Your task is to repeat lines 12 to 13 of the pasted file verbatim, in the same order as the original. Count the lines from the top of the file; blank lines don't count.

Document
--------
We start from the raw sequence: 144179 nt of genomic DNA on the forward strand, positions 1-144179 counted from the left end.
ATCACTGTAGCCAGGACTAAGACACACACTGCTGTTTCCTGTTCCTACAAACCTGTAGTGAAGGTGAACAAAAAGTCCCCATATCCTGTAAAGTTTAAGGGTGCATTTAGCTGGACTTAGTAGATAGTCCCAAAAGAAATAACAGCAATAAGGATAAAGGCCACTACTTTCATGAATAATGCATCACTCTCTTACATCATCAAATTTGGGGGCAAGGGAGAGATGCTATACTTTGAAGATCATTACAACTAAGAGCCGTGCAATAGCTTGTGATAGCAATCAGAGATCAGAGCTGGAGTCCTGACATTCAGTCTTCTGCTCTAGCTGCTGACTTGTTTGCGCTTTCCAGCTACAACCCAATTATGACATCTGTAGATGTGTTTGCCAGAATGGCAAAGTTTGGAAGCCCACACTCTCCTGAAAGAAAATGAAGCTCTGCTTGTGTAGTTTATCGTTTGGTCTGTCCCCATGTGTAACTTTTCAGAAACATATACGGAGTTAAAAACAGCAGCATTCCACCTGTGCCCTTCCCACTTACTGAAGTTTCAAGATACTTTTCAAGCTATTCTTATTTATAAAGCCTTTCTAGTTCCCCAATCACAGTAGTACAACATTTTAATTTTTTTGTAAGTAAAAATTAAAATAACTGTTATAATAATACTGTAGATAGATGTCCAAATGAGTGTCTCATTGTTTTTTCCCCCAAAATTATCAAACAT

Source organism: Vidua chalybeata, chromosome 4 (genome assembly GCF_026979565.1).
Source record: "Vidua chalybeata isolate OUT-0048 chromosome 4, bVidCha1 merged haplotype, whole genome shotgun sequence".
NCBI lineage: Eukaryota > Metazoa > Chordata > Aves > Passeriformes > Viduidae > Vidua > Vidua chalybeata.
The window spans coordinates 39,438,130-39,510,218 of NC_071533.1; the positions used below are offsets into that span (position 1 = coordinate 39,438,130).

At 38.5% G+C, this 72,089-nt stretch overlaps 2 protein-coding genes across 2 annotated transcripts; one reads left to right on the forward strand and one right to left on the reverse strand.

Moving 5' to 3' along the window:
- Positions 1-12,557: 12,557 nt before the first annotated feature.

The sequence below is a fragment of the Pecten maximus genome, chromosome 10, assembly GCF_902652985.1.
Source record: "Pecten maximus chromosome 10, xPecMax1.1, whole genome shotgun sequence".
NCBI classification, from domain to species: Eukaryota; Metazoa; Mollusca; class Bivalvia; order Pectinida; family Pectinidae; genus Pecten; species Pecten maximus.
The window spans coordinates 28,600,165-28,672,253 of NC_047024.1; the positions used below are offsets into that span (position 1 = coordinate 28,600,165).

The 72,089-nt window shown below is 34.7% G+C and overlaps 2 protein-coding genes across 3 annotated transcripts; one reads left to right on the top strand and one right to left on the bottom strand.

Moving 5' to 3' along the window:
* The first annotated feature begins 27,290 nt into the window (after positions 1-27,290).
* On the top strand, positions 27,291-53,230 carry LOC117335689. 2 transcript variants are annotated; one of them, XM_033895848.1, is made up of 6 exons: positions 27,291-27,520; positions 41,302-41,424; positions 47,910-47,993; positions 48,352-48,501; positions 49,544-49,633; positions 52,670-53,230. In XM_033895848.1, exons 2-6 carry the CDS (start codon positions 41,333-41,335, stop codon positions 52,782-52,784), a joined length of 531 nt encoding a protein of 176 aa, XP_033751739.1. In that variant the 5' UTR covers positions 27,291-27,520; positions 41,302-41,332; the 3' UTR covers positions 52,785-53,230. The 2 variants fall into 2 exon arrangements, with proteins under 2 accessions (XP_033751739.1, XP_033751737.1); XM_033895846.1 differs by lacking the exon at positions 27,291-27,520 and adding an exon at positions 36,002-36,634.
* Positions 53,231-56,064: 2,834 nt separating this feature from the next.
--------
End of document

NCBI classification, from domain to species: Eukaryota; Metazoa; Mollusca; class Bivalvia; order Pectinida; family Pectinidae; genus Pecten; species Pecten maximus.
The window spans coordinates 28,600,165-28,672,253 of NC_047024.1; the positions used below are offsets into that span (position 1 = coordinate 28,600,165).